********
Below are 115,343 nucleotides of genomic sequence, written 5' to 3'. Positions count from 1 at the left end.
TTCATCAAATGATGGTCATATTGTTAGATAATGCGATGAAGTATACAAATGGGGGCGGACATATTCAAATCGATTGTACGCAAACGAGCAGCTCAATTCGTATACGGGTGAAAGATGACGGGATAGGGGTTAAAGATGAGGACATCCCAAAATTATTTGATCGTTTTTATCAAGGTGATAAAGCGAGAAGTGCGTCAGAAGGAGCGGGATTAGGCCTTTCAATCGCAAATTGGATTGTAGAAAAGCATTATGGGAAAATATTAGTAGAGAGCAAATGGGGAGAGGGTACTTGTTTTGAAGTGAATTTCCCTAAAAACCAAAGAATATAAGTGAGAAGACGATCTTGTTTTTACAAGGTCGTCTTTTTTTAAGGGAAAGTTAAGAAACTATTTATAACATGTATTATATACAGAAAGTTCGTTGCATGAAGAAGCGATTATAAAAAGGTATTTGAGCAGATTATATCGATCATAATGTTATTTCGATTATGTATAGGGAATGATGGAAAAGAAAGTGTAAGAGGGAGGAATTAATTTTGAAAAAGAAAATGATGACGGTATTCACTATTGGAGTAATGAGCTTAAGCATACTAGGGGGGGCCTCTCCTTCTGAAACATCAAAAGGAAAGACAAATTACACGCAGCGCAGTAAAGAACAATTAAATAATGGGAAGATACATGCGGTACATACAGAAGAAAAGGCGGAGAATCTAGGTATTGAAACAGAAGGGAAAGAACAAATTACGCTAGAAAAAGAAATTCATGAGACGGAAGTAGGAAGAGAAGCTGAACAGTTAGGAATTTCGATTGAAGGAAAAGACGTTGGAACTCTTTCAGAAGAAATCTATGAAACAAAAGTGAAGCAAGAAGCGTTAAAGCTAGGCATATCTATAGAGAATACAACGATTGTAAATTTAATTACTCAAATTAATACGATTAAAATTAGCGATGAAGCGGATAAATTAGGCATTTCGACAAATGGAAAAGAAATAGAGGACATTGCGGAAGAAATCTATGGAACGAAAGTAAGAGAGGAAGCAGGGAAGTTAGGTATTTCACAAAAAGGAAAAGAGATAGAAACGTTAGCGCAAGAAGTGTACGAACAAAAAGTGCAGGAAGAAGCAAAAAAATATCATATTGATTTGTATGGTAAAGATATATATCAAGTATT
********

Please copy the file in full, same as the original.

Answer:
Below are 115,343 nucleotides of genomic sequence, written 5' to 3'. Positions count from 1 at the left end.
TTCATCAAATGATGGTCATATTGTTAGATAATGCGATGAAGTATACAAATGGGGGCGGACATATTCAAATCGATTGTACGCAAACGAGCAGCTCAATTCGTATACGGGTGAAAGATGACGGGATAGGGGTTAAAGATGAGGACATCCCAAAATTATTTGATCGTTTTTATCAAGGTGATAAAGCGAGAAGTGCGTCAGAAGGAGCGGGATTAGGCCTTTCAATCGCAAATTGGATTGTAGAAAAGCATTATGGGAAAATATTAGTAGAGAGCAAATGGGGAGAGGGTACTTGTTTTGAAGTGAATTTCCCTAAAAACCAAAGAATATAAGTGAGAAGACGATCTTGTTTTTACAAGGTCGTCTTTTTTTAAGGGAAAGTTAAGAAACTATTTATAACATGTATTATATACAGAAAGTTCGTTGCATGAAGAAGCGATTATAAAAAGGTATTTGAGCAGATTATATCGATCATAATGTTATTTCGATTATGTATAGGGAATGATGGAAAAGAAAGTGTAAGAGGGAGGAATTAATTTTGAAAAAGAAAATGATGACGGTATTCACTATTGGAGTAATGAGCTTAAGCATACTAGGGGGGGCCTCTCCTTCTGAAACATCAAAAGGAAAGACAAATTACACGCAGCGCAGTAAAGAACAATTAAATAATGGGAAGATACATGCGGTACATACAGAAGAAAAGGCGGAGAATCTAGGTATTGAAACAGAAGGGAAAGAACAAATTACGCTAGAAAAAGAAATTCATGAGACGGAAGTAGGAAGAGAAGCTGAACAGTTAGGAATTTCGATTGAAGGAAAAGACGTTGGAACTCTTTCAGAAGAAATCTATGAAACAAAAGTGAAGCAAGAAGCGTTAAAGCTAGGCATATCTATAGAGAATACAACGATTGTAAATTTAATTACTCAAATTAATACGATTAAAATTAGCGATGAAGCGGATAAATTAGGCATTTCGACAAATGGAAAAGAAATAGAGGACATTGCGGAAGAAATCTATGGAACGAAAGTAAGAGAGGAAGCAGGGAAGTTAGGTATTTCACAAAAAGGAAAAGAGATAGAAACGTTAGCGCAAGAAGTGTACGAACAAAAAGTGCAGGAAGAAGCAAAAAAATATCATATTGATTTGTATGGTAAAGATATATATCAAGTATT